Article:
I enjoy writing this way because it gives the reader a broader view and a better understanding of the story and allows them many opportunities to find a character with which to "connect."

This brings the reader deeper into the story, and instead of being an "observer," they feel like a participant.

So, forget the Word count, stop looking at each individual sentence, and just write. Repeat your writer's mantra if the temptation arises: "It will do for now. I can fix this later. Keep going."

The only thing I worry about when writing is hitting my creative zone. For me, it is between 4:00 am, and 10:00 am. So I never try to write at any other time of the day.

I have tried other times, but knowing your body and mind best, you need to determine your writing schedule. Stick with it. You will accomplish far more by working a few hours each day during your peak time than by toiling away for too many hours, day after day.

I try to write something daily, just to keep it in practice

Like any other exercise. It trains your mind to think clearly, and how to put thoughts to paper.

I also like to keep a small notepad handy for random inspiration notes. You never know when it will strike, and you must be prepared to save great ideas. Recording voice memos into your phone is another way to do this.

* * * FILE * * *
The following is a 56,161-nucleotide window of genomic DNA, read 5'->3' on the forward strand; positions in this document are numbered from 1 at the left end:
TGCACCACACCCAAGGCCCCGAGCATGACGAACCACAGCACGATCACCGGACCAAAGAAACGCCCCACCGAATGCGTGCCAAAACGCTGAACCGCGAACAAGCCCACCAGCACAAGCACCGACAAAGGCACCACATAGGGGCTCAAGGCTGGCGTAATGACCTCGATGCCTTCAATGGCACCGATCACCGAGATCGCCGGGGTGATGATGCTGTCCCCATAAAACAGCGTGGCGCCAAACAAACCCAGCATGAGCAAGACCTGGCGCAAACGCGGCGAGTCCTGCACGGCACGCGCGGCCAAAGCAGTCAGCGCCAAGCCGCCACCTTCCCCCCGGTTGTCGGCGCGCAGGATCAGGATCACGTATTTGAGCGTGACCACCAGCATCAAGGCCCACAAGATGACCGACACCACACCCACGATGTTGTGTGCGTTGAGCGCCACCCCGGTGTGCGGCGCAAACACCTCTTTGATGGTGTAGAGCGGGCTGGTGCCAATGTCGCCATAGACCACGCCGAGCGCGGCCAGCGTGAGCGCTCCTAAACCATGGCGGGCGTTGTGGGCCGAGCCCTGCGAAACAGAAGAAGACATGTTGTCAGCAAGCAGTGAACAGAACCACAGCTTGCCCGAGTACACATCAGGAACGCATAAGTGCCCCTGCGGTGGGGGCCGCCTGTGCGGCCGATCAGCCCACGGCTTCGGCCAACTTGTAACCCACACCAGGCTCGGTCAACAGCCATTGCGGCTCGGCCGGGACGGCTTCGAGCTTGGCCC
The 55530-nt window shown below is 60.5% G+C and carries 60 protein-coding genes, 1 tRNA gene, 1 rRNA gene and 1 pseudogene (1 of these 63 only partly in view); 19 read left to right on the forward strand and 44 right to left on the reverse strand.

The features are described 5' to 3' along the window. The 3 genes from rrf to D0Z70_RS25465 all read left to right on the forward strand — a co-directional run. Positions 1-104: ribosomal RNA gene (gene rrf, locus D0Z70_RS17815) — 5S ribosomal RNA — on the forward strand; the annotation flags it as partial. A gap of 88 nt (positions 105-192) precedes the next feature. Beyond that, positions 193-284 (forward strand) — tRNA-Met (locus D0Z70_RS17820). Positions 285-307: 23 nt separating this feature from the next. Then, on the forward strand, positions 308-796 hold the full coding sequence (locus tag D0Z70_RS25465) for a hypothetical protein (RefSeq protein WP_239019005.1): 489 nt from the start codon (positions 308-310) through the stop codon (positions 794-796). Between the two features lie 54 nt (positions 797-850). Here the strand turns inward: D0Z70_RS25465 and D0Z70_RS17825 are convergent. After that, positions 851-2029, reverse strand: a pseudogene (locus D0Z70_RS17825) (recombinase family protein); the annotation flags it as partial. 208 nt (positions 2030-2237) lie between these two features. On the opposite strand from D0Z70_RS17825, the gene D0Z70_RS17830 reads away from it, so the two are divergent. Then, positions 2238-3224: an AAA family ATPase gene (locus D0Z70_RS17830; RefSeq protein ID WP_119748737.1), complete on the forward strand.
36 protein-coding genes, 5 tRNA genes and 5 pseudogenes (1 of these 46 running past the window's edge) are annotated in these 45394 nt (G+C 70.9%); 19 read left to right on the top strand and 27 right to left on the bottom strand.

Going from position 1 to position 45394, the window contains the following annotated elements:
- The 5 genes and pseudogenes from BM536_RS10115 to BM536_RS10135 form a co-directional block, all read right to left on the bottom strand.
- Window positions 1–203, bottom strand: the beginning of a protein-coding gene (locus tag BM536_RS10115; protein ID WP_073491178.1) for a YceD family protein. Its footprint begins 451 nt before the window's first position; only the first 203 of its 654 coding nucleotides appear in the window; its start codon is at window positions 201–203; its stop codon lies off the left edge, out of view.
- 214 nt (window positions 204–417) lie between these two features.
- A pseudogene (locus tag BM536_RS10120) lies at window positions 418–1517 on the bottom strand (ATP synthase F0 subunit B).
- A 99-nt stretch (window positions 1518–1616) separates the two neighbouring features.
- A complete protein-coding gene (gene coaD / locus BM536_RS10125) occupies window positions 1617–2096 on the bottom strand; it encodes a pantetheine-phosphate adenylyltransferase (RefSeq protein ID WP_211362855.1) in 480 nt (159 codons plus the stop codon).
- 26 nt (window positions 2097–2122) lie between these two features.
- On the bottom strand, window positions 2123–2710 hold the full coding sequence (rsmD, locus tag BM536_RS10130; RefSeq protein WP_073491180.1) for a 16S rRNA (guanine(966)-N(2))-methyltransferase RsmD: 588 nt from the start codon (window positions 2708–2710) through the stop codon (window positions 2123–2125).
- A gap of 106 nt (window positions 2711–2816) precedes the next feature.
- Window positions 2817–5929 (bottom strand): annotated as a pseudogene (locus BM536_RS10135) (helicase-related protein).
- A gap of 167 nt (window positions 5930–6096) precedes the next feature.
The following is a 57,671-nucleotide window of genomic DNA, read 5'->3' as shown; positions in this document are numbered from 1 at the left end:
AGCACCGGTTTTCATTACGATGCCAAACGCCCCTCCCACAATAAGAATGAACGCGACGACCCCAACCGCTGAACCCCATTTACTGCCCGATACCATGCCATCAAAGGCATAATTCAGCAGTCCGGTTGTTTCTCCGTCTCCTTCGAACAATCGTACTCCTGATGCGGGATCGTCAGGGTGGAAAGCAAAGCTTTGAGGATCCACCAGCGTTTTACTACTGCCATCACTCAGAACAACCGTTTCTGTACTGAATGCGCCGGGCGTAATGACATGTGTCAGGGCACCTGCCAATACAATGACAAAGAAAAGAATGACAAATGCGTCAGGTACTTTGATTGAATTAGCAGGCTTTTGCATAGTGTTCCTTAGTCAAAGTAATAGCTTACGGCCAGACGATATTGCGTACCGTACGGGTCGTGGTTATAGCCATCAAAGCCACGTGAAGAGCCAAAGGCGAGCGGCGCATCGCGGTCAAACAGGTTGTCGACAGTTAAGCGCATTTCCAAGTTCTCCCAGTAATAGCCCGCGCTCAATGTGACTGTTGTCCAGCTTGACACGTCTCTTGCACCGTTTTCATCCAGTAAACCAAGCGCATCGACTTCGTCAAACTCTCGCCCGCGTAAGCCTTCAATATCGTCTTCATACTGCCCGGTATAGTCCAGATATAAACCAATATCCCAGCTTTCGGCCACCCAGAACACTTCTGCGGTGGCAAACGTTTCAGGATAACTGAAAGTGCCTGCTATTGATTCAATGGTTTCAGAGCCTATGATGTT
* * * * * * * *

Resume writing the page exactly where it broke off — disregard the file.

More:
Character relationship mind map for Pandemic Dawn

Here is what I do to work on my writing.

  • I get up early (my creative sweet spot is 4-7 am)

  • I get my coffee

  • I go to my quiet office.

  • I switch my phone to silent (or airplane mode)

  • I open up my wordprocessor program (usually Word)

  • I turn Grammarly OFF.

  • I can turn it back on when I am done writing.

  • I pick up the chapter notecard I am writing about

  • I begin writing...and I don't stop until the chapter is completed.

  • When I am finished, I take a break, do other things that need to be done, and then return with fresh eyes for a read-through.

  • I then turn Grammarly back on and correct mistakes.

  • I then turn Grammarly back off and go back to "fleshing out" where the story is weak or needs more meat to tell the story.

  • I do this until I hit the Word count for the chapter.